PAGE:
August 19, 2008
BASEBALL: No Closer To Winning
While the Mets have been going pretty well of late, it's still quite clear that they just can't close out games without Billy Wagner, so the news that an MRI of Wagner's elbow shows inflammation that could put him out for the season is dire indeed. The acquisition of Luis Ayala over the weekend (for Anderson Hernandez, batting .203/.262/.307 at AAA) seems more like hope than strategy:
The Mets are hoping they can fix Ayala in much the same way they repaired Guillermo Mota in 2006. Their scouts have determined Ayala has regained most of the velocity he lost in '06 when he underwent reconstructive surgery on his right elbow, but they also believe he has lost the sink that made an effective reliever with the Expos in 2003 and '04.
They believe an adjustment in the angle of his arm will help him regain the sink.
Leaving aside Mota's substantial role in losing the NLCS that year, you can't just extrapolate from Rick Peterson's modest success with a struggling Mota that the current Mets brain trust can do the same for Ayala just because he's been bad. And make no mistake: Ayala's long been an excellent pitcher, but he's been horrid this year to the tune of a 5.77 ERA and crummy peripheral stats to match.
Obviously, my previous optimism about Aaron Heilman was misguided. But Duaner Sanchez hasn't shown any consistency either, and really nobody else is a credible candidate (Feliciano's really a specialist - righties are batting .322/.412/.517 against him and .318/.413/.500 against Schoenweis, while lefties are batting .318/.434/.455 against Joe Smith). And I continue to think, as I did before they called him up, that Eddie Kunz' AA numbers don't suggest a guy who is big league ready, and it's dicey to take a starting pitching prospect like Jon Niese and toss him into a MLB closer job. The only starter they could spare now is Pedro, who probably could not really transition well to working multiple days in a row (El Duque maybe, but he probably won't be ready to pitch until 2009, if ever). I'd suggest a deal (Huston Street?), but not only is it past the deadline but the acquisition of Ayala suggests that the Mets tried already and that was the best they could do.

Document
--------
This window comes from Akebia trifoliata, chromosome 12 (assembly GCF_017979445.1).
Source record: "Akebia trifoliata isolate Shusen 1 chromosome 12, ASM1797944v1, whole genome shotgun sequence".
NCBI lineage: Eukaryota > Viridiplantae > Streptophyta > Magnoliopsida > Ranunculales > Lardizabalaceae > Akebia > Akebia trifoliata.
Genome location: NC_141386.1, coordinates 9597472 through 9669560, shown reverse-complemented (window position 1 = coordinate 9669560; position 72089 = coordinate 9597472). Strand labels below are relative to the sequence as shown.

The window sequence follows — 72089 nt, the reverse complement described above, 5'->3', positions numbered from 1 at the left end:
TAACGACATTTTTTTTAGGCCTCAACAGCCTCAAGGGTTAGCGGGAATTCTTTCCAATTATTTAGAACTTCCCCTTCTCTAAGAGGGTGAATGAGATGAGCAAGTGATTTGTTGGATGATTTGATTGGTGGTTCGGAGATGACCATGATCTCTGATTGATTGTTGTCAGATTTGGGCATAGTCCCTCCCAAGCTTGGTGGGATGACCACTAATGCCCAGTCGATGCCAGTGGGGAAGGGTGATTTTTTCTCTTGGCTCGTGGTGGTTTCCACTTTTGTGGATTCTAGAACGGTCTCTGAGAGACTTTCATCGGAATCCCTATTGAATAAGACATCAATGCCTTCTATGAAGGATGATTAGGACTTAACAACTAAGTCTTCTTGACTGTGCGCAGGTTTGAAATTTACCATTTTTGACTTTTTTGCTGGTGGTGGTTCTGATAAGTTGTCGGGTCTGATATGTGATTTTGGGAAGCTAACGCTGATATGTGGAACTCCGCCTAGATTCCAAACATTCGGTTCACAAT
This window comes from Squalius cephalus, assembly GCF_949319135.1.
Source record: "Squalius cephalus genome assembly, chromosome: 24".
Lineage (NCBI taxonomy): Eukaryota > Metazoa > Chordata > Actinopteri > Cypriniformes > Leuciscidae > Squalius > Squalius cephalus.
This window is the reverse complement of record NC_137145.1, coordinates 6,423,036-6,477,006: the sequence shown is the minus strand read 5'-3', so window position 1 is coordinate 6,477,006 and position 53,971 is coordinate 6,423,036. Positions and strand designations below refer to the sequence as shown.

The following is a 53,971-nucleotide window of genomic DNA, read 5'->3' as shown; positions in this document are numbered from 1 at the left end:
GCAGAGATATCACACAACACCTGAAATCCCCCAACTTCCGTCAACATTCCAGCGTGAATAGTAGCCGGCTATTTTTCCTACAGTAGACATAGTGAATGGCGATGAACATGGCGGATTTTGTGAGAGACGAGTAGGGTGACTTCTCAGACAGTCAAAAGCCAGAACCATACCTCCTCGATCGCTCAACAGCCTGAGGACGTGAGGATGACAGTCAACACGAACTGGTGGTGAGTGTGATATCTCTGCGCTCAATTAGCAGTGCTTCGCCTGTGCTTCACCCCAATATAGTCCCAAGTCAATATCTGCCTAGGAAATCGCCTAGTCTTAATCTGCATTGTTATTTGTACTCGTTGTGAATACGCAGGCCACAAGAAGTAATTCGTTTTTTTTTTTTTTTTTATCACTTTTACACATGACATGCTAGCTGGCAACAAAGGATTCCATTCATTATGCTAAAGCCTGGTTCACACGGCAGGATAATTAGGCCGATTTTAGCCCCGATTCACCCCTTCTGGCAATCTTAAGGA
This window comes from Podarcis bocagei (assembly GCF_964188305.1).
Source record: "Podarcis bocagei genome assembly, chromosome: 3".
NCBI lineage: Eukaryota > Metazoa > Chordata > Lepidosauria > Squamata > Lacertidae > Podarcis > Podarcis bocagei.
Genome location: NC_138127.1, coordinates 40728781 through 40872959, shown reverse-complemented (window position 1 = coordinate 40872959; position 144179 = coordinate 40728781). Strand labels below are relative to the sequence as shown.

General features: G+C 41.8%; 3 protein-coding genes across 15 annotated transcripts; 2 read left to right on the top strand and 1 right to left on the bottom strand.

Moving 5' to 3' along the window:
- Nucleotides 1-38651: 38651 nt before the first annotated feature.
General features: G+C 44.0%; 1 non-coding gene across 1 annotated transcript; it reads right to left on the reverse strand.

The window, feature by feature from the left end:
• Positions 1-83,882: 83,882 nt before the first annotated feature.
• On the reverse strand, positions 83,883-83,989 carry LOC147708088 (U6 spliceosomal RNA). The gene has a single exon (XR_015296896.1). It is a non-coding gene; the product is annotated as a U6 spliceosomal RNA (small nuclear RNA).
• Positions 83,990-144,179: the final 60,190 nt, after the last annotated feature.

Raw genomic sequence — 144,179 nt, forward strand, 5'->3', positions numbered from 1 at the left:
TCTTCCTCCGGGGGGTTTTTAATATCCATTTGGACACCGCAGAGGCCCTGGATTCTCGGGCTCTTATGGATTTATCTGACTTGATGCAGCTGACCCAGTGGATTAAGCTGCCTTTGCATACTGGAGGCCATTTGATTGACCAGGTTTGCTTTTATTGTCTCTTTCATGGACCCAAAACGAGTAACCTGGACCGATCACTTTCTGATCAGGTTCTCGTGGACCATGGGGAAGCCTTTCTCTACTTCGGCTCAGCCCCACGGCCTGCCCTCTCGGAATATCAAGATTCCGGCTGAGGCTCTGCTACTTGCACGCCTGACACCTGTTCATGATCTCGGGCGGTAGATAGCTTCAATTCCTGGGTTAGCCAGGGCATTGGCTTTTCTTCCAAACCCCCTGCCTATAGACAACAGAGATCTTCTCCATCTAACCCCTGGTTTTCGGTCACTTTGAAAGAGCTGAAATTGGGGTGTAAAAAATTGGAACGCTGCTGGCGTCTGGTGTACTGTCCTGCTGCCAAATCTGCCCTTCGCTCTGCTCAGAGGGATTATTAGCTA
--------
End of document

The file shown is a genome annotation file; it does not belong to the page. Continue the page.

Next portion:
Well, it does prove that the long term experiment with many relievers is failing. Not just for the Mets; most teams have terrible bullpens. I think the trend of starting pitchers innings decreasing will change, and their workload will again increase.
As Earl Weaver said, when he answered why he preferred a 4 man rotation to a 5, "It's easier to find 4 pitchers than 5."
Grrr. It irritated me at the time, and it bothers me even more today, that the Mets had no interest in Chad Bradford back before the Orioles put him on waivers to be gobbled up by the Rays. I don't care that the Pen has another underarmed delivery pitcher; Bradford can pitch. And he obviously was available.
Looking around elsewhere for a possible solution, Ayala might well have been the best available as you mention. I don't follow West Coast baseball so closely, but there's J.J. Putz, back from a strained elbow and closing for a team that rarely has a lead to protect. He is due to make $4+ next year, which might mean he could be had. Putz is not dazzling anybody with his numbers; does anyone have an idea of how he is throwing?
If it's Houston Street you want, it is unlikely that Billy Beane will part with him unless there are some gems in the farm system that interest him. Listening to Crank and the rest of you East Coast guys, it is my impression that the Mets' farm system is somewhat depleted at this time. The A's are a team of the future, so trades must result in viable prospects.
As far as being past 7/31, I've heard more than once that any deal can be made as long as it's before 9/1, so the desired player will be on the post-season roster. So, do the Mets have anyone the farm that is can't miss?
NRA, you nailed one of the two major points. If the Mets can't get someone before the rosters grow, he can't be on a post season roster. Of course, an argument against that is at lease he gets you there. After that, you don't need a 5 man rotation, so you deal from there.
The second point is the waiver order. No way will the Phils let the Mets claim someone they need; and right now they claim first.
As it now stands, the Phillies would probably entertain offers for Lidge if it would put a bat or two in the line up:P
Where have you gone, Aaron Rowand?